The multiplayer mode features a number of the same options that were covered in Perfect Dark and left out of GoldenEye. The addition of bots allows players who enjoy Deathmatch-style play to shoot it out without having any friends over. Other types of multiplayer games have been added as well, including Capture the Flag, King of the Hill and an interesting addition, Last Man Standing. While the version we got doesn't have quite as many options as Perfect Dark, there is definitely enough here to keep players happy for a while. Unfortunately, EA didn't opt for the "give it all to 'em no matter how much it slows down the game" ideology of Rare -- only four players can compete at the same time, whether its with four human players or one human and three bots. There aren't any 12-player deathmatches here.

The single-player missions are so similar to GoldenEye that we aren't sure whether it's a strength or a weakness. On one hand, players could argue that the years since GoldenEye was released should have been time enough for some real innovations in the way the game is played. Truly, EA's sequel looks as if it could have been released just scant months after the original. However, it could also be argued that the consistency of the look and feel of the missions is a good thing. For diehard GoldenEye fans, it certainly will be nice to be able to go back to the classic real-life weapons and levels after delving into the quasi-science fiction atmosphere of Perfect Dark.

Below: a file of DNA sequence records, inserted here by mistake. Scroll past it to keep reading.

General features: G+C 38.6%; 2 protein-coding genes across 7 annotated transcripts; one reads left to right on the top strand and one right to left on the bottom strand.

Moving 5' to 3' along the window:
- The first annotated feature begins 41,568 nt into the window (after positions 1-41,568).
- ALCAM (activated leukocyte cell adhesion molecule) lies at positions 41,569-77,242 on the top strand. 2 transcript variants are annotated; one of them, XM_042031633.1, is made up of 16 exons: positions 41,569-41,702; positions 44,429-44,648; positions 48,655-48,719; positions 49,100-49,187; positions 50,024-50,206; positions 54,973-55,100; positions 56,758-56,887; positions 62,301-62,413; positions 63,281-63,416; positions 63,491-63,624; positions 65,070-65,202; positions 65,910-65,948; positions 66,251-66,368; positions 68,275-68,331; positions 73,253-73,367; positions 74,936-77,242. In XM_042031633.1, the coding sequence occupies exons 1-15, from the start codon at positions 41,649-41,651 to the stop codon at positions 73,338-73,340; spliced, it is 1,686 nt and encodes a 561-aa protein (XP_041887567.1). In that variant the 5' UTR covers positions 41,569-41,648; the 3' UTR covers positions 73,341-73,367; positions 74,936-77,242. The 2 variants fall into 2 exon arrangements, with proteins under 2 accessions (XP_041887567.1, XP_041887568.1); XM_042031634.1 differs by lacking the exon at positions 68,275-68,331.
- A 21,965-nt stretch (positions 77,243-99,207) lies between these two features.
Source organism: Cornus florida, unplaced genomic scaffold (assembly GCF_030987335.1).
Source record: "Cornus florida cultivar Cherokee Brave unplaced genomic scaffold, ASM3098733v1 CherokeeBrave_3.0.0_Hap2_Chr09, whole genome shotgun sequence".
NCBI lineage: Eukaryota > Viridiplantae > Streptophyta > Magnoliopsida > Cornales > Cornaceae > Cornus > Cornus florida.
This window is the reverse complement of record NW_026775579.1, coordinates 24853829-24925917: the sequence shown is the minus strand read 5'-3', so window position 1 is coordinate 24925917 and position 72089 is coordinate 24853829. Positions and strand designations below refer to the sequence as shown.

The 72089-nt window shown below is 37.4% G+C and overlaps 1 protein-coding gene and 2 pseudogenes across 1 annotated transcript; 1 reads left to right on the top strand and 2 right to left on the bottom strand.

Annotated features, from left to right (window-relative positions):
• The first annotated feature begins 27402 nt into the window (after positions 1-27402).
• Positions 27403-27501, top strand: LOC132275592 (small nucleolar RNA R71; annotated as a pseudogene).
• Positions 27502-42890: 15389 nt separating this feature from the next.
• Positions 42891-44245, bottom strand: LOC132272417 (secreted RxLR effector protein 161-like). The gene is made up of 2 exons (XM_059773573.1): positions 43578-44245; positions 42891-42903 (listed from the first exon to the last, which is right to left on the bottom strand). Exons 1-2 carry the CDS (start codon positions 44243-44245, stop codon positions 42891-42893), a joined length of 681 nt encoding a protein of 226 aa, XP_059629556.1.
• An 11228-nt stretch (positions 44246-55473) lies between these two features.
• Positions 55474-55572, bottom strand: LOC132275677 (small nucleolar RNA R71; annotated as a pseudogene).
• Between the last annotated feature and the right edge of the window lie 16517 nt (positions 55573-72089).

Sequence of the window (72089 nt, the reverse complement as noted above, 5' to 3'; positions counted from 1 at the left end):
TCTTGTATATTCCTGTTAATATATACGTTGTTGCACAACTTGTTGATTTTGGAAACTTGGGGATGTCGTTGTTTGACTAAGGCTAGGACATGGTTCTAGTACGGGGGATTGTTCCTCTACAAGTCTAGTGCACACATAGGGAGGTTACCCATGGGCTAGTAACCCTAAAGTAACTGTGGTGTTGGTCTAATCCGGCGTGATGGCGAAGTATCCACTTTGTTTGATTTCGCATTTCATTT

Another new addition is the gadget screen, which players can pull up as a screen or cycle through while in the game. Each mission sees James using different gadgets to complete his objective. His new watch has a grappling hook and a few other features to get James out of trouble, and characters are always handing him new gadgets like exploding pens.

The game has 10 unique arenas and levels that may initially look a little scant. Most of the multiplayer levels have little detail and seem kind of boring at first sight. However, one of the strengths of GoldenEye, and one of the reasons why some still argue that it was better than Perfect Dark, is the game's simplicity. Sometimes detail translates to muddy textures on the N64, and EA seemed to be concentrating on presenting a clear picture with The World Is Not Enough. We can't say for sure whether or not the game will look the same when it's released, but we don't see any real problem with the simplicity of levels. Who has time to look at pictures on the wall and excessive details when you're smoking terrorists and civilians?